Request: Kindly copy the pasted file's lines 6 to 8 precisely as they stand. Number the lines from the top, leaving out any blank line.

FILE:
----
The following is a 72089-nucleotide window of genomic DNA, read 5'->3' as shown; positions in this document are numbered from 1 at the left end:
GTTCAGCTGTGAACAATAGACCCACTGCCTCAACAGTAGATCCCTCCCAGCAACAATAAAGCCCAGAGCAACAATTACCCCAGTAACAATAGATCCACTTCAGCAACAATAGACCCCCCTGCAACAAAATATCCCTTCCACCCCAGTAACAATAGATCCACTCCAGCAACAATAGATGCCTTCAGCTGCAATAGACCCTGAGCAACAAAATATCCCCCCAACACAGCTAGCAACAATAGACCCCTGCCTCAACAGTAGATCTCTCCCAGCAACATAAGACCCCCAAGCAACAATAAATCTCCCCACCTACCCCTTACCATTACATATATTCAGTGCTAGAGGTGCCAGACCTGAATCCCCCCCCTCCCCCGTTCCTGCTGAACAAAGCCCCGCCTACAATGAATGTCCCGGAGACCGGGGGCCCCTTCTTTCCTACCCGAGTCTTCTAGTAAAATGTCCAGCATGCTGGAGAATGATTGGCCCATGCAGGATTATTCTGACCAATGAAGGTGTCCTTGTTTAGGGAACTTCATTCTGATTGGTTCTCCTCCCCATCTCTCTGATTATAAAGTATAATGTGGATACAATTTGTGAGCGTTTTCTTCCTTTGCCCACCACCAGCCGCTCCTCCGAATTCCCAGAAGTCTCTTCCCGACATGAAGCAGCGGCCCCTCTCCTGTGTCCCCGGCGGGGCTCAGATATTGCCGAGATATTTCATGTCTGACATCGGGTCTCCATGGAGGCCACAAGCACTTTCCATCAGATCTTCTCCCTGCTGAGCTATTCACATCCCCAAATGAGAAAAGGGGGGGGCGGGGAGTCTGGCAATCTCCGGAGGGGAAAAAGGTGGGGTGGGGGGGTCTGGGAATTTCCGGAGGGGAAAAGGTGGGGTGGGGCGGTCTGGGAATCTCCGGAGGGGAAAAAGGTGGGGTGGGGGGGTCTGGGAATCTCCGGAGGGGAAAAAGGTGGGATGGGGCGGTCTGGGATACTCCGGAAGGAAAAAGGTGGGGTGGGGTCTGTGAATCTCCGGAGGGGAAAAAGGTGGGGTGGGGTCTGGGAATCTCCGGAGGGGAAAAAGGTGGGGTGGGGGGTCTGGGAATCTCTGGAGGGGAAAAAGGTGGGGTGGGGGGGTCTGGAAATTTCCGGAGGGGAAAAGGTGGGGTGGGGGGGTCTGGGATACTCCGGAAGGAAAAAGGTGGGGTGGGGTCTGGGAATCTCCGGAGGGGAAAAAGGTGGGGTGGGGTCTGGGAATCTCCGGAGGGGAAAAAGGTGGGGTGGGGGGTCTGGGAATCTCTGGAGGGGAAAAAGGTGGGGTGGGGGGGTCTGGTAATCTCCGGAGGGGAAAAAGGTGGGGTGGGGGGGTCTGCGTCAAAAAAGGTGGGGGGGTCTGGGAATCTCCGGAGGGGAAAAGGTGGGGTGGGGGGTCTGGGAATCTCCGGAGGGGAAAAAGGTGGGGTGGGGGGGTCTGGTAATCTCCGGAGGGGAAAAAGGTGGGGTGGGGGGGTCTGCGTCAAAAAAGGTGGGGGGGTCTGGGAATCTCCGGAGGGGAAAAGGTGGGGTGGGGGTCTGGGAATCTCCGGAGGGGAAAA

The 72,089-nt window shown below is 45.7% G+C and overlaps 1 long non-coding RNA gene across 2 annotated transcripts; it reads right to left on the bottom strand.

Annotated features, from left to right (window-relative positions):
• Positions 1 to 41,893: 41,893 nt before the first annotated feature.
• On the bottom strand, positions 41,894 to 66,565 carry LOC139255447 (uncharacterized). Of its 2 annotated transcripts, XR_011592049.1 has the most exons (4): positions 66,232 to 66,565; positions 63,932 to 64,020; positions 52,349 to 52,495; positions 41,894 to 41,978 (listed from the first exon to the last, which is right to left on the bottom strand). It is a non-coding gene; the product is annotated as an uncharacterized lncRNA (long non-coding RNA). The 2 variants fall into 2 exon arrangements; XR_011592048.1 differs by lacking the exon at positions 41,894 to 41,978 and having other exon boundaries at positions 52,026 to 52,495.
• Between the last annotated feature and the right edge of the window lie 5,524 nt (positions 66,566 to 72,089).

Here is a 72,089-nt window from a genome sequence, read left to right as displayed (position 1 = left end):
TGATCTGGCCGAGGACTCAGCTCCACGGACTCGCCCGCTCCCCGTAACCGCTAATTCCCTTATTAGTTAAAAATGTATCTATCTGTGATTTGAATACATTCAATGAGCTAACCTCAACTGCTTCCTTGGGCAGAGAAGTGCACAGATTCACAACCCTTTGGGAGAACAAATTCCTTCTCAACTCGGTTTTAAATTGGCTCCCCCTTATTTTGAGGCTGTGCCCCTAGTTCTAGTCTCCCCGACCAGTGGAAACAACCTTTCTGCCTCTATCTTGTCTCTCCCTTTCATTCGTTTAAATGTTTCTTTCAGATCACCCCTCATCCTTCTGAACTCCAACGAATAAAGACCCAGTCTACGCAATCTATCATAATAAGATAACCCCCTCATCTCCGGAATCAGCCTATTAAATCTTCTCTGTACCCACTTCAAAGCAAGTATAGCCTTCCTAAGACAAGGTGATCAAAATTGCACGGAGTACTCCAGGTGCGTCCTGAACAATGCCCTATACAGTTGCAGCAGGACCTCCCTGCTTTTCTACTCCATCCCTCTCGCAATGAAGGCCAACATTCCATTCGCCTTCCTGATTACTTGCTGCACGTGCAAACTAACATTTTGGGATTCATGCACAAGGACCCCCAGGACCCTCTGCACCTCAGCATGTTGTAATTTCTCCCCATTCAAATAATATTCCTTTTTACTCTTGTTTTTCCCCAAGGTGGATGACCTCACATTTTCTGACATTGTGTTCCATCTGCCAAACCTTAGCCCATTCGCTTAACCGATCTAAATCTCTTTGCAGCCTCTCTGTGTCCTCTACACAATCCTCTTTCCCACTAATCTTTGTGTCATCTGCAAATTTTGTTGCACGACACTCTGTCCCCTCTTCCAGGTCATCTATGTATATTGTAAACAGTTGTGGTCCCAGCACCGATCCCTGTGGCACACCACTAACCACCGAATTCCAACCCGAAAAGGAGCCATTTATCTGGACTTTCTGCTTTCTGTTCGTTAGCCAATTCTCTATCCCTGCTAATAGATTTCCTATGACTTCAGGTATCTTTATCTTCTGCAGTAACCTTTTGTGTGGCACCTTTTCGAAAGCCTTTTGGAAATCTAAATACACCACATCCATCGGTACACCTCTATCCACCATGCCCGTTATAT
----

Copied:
• On the bottom strand, positions 41,894 to 66,565 carry LOC139255447 (uncharacterized). Of its 2 annotated transcripts, XR_011592049.1 has the most exons (4): positions 66,232 to 66,565; positions 63,932 to 64,020; positions 52,349 to 52,495; positions 41,894 to 41,978 (listed from the first exon to the last, which is right to left on the bottom strand). It is a non-coding gene; the product is annotated as an uncharacterized lncRNA (long non-coding RNA). The 2 variants fall into 2 exon arrangements; XR_011592048.1 differs by lacking the exon at positions 41,894 to 41,978 and having other exon boundaries at positions 52,026 to 52,495.
• Between the last annotated feature and the right edge of the window lie 5,524 nt (positions 66,566 to 72,089).

Here is a 72,089-nt window from a genome sequence, read left to right as displayed (position 1 = left end):